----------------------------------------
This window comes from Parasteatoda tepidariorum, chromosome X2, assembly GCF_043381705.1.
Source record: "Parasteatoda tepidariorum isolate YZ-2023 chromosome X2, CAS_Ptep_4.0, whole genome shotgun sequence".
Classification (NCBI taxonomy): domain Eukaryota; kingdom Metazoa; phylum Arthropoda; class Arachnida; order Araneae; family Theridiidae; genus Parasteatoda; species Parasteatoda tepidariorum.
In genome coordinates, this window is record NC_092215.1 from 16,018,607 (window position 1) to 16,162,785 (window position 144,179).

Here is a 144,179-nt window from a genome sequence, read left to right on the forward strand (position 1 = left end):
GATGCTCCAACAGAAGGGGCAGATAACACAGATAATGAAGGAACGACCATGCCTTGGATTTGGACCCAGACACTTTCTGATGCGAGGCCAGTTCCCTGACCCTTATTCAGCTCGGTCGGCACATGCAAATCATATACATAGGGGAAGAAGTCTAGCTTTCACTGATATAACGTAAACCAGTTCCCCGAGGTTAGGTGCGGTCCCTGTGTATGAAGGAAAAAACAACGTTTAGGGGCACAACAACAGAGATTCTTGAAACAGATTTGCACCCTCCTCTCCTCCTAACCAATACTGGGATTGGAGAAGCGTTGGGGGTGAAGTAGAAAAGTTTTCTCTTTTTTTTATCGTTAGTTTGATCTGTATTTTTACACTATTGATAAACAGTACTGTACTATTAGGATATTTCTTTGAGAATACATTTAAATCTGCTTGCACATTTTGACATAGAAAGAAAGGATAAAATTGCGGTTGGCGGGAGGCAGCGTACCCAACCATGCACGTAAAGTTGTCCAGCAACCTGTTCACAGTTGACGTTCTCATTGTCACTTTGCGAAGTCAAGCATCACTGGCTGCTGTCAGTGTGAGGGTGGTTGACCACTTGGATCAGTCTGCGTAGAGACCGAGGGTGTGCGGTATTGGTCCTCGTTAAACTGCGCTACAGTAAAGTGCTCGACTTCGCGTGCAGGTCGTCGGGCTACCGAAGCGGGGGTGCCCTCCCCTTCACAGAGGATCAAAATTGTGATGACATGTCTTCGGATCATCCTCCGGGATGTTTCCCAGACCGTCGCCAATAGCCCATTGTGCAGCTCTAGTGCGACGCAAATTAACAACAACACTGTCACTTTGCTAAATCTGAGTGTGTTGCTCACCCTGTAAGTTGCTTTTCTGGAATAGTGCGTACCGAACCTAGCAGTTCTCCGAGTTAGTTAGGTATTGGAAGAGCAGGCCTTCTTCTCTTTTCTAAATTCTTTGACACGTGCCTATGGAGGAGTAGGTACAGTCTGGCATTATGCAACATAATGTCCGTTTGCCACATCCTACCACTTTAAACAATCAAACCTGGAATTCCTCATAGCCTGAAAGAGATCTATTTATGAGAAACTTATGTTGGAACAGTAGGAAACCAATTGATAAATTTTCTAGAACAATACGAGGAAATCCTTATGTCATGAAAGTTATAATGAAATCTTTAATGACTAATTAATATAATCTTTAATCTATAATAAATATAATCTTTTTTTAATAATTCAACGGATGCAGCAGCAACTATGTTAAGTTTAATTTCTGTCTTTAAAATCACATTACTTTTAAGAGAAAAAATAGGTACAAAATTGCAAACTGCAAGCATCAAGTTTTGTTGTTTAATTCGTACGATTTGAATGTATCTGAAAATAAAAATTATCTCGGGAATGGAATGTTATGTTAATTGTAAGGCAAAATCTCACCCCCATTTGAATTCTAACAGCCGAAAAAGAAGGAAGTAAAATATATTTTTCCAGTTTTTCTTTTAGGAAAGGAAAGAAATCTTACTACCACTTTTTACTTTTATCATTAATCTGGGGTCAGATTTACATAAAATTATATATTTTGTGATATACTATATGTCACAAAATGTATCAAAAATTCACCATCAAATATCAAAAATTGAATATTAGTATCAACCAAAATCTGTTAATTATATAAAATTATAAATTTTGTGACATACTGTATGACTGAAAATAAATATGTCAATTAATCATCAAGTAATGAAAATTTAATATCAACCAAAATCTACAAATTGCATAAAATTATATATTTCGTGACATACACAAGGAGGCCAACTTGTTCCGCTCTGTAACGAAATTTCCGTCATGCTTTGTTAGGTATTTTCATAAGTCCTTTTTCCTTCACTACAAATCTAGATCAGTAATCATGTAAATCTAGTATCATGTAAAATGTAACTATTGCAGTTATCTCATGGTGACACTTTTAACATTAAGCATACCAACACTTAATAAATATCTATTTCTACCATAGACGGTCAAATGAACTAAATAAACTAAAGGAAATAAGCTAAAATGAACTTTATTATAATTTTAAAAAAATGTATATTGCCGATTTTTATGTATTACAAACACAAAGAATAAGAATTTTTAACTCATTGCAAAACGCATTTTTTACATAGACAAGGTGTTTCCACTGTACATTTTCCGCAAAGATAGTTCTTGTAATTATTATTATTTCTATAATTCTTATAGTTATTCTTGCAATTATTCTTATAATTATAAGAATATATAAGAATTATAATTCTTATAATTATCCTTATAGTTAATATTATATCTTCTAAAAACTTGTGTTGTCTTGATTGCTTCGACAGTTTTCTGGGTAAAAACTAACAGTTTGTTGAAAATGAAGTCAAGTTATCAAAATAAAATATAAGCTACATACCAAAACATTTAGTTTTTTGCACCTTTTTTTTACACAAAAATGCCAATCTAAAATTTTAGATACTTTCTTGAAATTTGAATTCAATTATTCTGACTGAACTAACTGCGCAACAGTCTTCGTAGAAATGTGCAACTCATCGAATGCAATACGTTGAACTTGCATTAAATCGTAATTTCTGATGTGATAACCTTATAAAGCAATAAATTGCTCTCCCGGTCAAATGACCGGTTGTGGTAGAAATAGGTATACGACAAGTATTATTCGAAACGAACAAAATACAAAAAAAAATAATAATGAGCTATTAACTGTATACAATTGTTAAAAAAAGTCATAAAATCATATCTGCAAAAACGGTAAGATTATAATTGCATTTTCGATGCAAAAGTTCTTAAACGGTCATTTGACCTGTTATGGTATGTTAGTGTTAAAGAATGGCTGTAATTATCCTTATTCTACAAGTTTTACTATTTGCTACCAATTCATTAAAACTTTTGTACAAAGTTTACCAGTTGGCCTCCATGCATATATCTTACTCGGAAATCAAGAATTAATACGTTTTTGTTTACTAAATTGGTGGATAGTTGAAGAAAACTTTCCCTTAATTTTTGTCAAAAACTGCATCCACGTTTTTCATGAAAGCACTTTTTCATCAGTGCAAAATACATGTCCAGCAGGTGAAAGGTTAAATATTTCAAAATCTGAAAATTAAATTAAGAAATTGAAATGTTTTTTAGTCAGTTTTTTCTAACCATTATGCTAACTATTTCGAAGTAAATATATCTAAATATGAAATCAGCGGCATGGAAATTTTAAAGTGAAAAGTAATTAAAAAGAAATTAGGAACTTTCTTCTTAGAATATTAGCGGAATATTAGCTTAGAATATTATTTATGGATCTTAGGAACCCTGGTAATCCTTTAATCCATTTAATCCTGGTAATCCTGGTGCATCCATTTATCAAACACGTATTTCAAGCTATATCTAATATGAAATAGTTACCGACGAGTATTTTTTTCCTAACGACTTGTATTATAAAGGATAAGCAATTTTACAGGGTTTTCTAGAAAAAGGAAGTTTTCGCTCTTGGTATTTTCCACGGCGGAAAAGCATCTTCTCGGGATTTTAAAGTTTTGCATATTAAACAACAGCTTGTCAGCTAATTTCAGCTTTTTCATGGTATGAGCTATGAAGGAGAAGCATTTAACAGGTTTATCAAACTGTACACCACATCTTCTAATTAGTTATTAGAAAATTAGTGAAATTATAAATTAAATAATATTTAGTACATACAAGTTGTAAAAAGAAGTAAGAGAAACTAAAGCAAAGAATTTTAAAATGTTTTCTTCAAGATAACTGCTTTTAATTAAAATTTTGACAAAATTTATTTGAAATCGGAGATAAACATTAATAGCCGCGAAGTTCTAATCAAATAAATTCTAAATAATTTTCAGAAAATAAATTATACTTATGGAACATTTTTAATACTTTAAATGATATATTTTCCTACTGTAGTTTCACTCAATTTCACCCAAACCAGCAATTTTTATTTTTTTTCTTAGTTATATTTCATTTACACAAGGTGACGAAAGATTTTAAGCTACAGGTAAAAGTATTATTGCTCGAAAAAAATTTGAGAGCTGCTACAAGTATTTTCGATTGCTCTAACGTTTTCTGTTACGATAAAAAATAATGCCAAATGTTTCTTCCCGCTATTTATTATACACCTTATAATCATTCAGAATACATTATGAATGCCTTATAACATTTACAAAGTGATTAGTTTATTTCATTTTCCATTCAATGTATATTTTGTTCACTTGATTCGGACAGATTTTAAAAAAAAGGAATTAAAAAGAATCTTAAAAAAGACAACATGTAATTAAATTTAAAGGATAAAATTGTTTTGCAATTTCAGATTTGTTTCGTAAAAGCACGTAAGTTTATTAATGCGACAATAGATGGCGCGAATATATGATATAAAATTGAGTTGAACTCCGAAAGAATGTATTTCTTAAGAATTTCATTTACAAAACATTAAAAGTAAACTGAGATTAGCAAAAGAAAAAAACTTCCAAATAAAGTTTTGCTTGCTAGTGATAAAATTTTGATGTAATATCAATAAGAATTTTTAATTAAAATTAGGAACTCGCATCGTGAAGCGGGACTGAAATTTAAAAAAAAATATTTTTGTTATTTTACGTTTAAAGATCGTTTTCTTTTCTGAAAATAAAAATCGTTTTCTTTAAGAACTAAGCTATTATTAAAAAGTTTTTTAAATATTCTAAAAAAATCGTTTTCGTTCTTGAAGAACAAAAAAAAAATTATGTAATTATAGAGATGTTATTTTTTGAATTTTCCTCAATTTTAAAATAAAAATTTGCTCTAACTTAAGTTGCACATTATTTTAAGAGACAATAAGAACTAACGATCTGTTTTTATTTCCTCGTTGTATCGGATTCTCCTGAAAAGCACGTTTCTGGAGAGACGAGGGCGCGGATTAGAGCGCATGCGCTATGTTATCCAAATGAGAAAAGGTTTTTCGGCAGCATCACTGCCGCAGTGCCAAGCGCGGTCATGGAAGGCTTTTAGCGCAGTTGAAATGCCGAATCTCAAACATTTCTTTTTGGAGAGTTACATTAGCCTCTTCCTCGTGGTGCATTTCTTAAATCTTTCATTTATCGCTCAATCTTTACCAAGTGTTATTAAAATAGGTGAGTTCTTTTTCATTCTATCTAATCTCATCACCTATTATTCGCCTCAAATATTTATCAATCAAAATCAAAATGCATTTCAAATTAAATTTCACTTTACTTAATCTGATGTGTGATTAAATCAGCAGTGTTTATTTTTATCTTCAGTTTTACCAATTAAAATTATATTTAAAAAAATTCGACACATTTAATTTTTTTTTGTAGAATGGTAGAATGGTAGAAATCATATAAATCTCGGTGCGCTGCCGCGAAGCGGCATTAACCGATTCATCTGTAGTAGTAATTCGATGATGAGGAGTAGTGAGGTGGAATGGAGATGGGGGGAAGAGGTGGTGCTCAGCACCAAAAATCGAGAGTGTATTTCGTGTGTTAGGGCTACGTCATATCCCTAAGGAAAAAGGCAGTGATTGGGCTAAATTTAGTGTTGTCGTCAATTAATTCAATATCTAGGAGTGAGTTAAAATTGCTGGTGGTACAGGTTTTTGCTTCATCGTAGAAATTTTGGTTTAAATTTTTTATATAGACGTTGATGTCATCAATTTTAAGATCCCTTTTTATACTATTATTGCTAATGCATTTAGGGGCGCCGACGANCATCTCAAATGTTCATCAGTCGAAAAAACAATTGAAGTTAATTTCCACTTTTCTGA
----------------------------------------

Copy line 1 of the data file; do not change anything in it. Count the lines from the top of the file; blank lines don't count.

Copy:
This window comes from Parasteatoda tepidariorum, chromosome X2, assembly GCF_043381705.1.